Every dentist aims to improve and restore proper function and esthetics in patients affected by periodontitis. Accordingly, it has been argued that periodontally compromised teeth should be treated for as long as possible and should only be extracted when periodontal and endodontic treatments are no longer possible.1,2 The extraction of teeth affected by periodontitis will not resolve the underlying host response problems contributing to the disease. Moreover, periodontally compromised but treated teeth are known to have survival rates equal to the survival rates of implants in well-maintained patients.3 Therefore, the question we should ask ourselves on a daily basis is: should we extract the tooth and replace it with a dental implant? This is a difficult question to answer, as both clinicians and patients are becoming aware that implants are not a permanent solution. Nowadays peri-implantitis reports are increasing, and many factors influence its risk, including bacterial and possible occlusal factors. But when one looks at the evidence, a tooth can last a lifetime if maintained correctly by both the patient and the clinician.
Periodontal regeneration in the beginning
In the past, periodontal regeneration was considered a treatment modality that allowed the patient to keep a tooth that was periodontally involved. The concept arose from the understanding of the healing of a periodontal pocket based on the studies of Murray et al., Hurley et al., and Melcher et al., where they noted that the epithelium had a protective role for the root surface.4-6 The authors also showed that the rapid proliferation of the epithelium and gingival connective tissue formed long junctional epithelium. Later, a study by Nyman et al. demonstrated that the isolation of epithelium and gingival connective tissue from a periodontal defect using a barrier allowed the periodontal defect to heal with bone, periodontal ligament and cementum.7 This study heralded the technique of GTR for periodontal regeneration by first utilizing a non-resorbable expanded polytetrafluoroethylene and later a resorbable collagen membrane placed over a periodontal defect,8 sometimes filled with a bone graft.9,10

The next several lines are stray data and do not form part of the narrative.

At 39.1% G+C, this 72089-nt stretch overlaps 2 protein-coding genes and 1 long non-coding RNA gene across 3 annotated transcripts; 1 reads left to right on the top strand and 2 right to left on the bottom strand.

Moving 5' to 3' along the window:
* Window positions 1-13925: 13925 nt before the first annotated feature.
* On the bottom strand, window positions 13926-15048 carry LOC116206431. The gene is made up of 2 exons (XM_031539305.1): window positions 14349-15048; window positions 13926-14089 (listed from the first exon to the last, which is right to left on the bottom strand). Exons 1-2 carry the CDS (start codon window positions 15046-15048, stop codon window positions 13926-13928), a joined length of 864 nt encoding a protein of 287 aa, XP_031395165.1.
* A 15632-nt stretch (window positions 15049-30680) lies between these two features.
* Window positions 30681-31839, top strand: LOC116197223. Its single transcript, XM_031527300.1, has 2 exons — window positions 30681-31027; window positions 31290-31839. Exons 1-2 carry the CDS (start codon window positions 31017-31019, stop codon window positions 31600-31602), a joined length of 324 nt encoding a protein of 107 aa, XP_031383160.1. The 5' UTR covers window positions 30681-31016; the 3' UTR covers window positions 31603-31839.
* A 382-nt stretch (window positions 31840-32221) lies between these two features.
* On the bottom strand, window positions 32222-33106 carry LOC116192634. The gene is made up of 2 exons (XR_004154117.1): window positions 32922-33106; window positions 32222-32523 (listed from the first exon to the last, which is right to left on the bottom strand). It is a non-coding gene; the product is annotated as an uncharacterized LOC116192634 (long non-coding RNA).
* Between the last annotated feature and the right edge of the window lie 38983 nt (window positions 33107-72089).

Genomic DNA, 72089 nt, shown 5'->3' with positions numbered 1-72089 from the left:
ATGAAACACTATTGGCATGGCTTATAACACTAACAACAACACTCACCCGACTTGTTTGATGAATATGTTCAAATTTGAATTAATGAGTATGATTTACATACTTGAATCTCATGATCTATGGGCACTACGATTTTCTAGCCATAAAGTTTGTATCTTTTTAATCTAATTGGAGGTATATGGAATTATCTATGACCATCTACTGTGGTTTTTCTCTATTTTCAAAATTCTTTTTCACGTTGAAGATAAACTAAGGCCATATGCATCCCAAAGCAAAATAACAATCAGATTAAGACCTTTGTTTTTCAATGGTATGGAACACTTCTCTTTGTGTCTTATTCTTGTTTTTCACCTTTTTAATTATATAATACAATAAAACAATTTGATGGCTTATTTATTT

The bony defects that allow greater predictably of periodontal regeneration are three- and two-wall defects. Three-wall defects provide the highest amount of regeneration due to the number of walls surrounding the bony defects able to stabilize the blood clot for proper healing and maturation and able to contribute the most bone cells for bony healing at the site. Over time surgical technique and technology have advanced to the point where we are now raising the tissues only slightly using the MIST as suggested by Cortellini and Tonetti.11 The concept focuses on not elevating the gingiva too much to evaluate and treat periodontal defects. If the defect extends to another tooth or is circumferential, then the gingival tissues can be elevated further to expose the defect, and more traditional periodontal regeneration techniques can be performed by placing a bovine bone graft and a collagen membrane. On the other hand, if the bony defect is localized, then curetting the defect and assessing if the clot can be stabilized by the flap alone or by placing a bovine bone graft, sometimes mixed with enamel matrix proteins, enhances the outcome though less invasive periodontal regeneration. (Fig. 1)
Raising large periodontal flaps is turning into a treatment of the past, while performing minimal flaps is growing more common in everyday practice. Due to greater predictably of the techniques and better understanding of the biology of periodontal disease and healing, we can now reduce the morbidity involved with more extensive surgical procedures, and we can avoid placing dental implants in younger patients – improving the prognosis for teeth before considering implants. And it is clear that we need to acknowledge periodontal regeneration as a predictable modality.